A meeting was held between heads and some members of the negotiating teams in Doha on Monday evening and was focused on the continuation of the negotiations, Taliban spokesman Mohammad Naeem said.
He said the working groups were asked to continue their meetings to finalize the agenda of the negotiations.
The meetings between the two sides have been stalled for the last 36 days.
Abdullah Calls on Taliban to Resume Talks
Abdullah Abdullah, head of the High Council for National Reconciliation, on Sunday said the Taliban violence remains high and that the Afghan people are bearing the sacrifice. He called on the group to return to the negotiating table and resume talks.
Abdullah, who has been attending meetings with representatives from various layers of society in recent weeks, spoke with US Secretary of State Antony Blinken and discussed the US’s review of its strategy in Afghanistan.
The US Department of State said in a statement that Blinken and Abdullah discussed the United States’ review of its strategy in Afghanistan.
“The Secretary thanked Abdullah for his vital work in support of the Afghanistan peace process, and he expressed America’s resolve to support a just and durable political settlement and permanent and comprehensive ceasefire in Afghanistan,” it said.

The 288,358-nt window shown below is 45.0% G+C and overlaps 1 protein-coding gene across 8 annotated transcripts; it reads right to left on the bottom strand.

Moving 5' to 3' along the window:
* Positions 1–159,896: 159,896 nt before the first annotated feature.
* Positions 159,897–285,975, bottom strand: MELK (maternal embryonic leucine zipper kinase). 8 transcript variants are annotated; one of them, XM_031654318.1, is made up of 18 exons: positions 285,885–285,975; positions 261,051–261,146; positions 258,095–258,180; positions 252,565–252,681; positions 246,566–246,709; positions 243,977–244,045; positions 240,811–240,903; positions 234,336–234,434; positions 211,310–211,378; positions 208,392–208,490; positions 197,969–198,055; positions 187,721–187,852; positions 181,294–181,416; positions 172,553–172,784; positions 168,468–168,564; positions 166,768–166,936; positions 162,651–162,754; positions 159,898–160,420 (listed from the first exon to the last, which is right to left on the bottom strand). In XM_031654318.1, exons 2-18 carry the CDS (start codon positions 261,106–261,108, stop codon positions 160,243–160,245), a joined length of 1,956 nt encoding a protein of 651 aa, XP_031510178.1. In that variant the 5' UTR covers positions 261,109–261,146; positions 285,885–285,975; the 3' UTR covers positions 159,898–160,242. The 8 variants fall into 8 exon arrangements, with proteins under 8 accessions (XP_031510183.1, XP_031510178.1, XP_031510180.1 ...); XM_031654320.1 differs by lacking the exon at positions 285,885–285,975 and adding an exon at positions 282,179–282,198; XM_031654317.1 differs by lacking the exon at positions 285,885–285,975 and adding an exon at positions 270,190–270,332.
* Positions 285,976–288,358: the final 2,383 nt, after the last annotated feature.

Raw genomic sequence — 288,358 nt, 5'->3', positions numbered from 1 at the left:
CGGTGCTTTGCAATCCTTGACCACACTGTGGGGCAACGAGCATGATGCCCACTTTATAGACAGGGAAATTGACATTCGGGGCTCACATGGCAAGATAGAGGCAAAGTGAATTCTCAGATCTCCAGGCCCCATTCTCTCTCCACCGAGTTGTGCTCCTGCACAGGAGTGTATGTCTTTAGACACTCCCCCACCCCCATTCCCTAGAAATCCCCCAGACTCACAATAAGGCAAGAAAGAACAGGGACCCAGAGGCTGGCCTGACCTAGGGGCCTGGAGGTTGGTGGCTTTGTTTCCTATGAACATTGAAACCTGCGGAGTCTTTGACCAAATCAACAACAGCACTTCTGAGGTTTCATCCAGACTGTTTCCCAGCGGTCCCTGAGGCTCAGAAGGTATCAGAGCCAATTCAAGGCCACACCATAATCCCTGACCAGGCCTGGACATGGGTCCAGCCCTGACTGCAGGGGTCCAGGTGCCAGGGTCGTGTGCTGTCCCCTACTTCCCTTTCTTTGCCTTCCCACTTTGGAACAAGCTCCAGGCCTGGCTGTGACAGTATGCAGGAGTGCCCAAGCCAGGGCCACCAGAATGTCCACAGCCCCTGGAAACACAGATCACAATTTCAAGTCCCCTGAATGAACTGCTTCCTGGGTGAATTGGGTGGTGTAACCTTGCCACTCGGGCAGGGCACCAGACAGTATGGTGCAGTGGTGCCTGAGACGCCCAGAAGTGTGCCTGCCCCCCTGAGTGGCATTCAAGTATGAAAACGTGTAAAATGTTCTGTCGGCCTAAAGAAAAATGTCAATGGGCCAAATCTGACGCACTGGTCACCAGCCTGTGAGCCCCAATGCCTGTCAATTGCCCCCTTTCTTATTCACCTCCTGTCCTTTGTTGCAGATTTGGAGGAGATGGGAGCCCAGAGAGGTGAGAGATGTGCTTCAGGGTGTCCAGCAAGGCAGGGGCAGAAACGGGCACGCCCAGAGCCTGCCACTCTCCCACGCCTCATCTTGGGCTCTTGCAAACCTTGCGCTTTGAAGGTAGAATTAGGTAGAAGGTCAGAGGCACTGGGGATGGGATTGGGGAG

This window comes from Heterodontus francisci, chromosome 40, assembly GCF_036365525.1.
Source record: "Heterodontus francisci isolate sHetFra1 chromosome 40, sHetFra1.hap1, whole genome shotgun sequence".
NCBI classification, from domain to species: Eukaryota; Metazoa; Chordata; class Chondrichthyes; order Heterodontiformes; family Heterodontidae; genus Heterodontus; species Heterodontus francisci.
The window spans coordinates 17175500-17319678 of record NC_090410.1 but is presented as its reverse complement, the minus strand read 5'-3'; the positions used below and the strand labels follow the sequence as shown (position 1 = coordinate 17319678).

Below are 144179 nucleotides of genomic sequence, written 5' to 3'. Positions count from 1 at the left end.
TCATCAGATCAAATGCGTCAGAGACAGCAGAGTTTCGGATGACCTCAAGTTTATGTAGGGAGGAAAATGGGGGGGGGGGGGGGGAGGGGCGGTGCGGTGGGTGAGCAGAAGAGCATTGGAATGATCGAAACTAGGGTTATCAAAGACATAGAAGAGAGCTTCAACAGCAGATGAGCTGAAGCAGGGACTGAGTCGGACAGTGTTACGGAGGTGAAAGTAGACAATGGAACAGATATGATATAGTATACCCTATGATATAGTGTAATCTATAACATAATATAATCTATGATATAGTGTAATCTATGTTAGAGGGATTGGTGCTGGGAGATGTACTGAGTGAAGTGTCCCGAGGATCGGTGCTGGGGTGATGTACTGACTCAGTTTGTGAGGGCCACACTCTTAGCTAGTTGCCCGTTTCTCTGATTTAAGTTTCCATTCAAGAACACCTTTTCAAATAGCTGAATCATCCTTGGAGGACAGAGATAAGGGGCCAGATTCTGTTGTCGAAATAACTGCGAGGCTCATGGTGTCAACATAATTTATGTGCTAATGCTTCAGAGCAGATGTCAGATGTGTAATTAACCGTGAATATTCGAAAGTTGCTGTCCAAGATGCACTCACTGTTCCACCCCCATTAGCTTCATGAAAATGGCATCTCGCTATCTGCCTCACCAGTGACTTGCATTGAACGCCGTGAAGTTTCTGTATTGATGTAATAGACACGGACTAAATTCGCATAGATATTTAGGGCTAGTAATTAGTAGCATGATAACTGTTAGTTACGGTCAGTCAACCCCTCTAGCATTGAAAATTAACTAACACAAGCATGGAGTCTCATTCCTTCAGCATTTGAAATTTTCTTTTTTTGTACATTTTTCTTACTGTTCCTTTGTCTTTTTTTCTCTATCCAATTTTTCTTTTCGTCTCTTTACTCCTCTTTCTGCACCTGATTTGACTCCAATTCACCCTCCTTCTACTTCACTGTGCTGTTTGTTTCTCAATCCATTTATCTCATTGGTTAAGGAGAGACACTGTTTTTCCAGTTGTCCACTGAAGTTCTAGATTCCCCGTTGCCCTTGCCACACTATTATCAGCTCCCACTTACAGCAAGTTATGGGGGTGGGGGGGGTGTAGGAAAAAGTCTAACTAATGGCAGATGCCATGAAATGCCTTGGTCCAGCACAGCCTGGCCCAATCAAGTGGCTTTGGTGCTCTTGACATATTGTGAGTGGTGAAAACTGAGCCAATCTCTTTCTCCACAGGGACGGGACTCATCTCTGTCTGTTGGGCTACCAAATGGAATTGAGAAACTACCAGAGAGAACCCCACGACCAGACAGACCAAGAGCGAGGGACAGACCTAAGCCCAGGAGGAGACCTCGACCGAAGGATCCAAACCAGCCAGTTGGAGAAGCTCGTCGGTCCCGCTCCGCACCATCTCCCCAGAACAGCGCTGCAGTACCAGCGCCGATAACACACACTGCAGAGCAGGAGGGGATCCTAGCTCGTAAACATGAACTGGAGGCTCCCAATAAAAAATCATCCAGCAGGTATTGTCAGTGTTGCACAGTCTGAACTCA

“Ceasefire is the main demand of Afghans and the continuation of violence is taking lives of people every day,” Abdullah said.
Meanwhile, President Ashraf Ghani in a telephone conversation with families of fallen soldiers assured them that he will not allow the establishment of an interim government as part of peace efforts.
“Be sure that they (Taliban) will not see an interim government while I am alive. I am not the tree that shakes with winds,” Ghani said.
Sources close to the Taliban said that the Taliban violence has increased due to the Biden administration’s lack of interest in the peace process of Afghanistan.
“Violence has increased because the Taliban thinks that the Biden administration is distancing itself from discussions on peace,” said Faiz Mohammad Zaland, a university lecturer.
Sources close to the Taliban said the group's distance from the peace talks is due to the continued presence of Taliban names on the UN blacklist, uncertainty around the fate of the Taliban prisoners and uncertainty around assessments of Washington of the Doha agreement.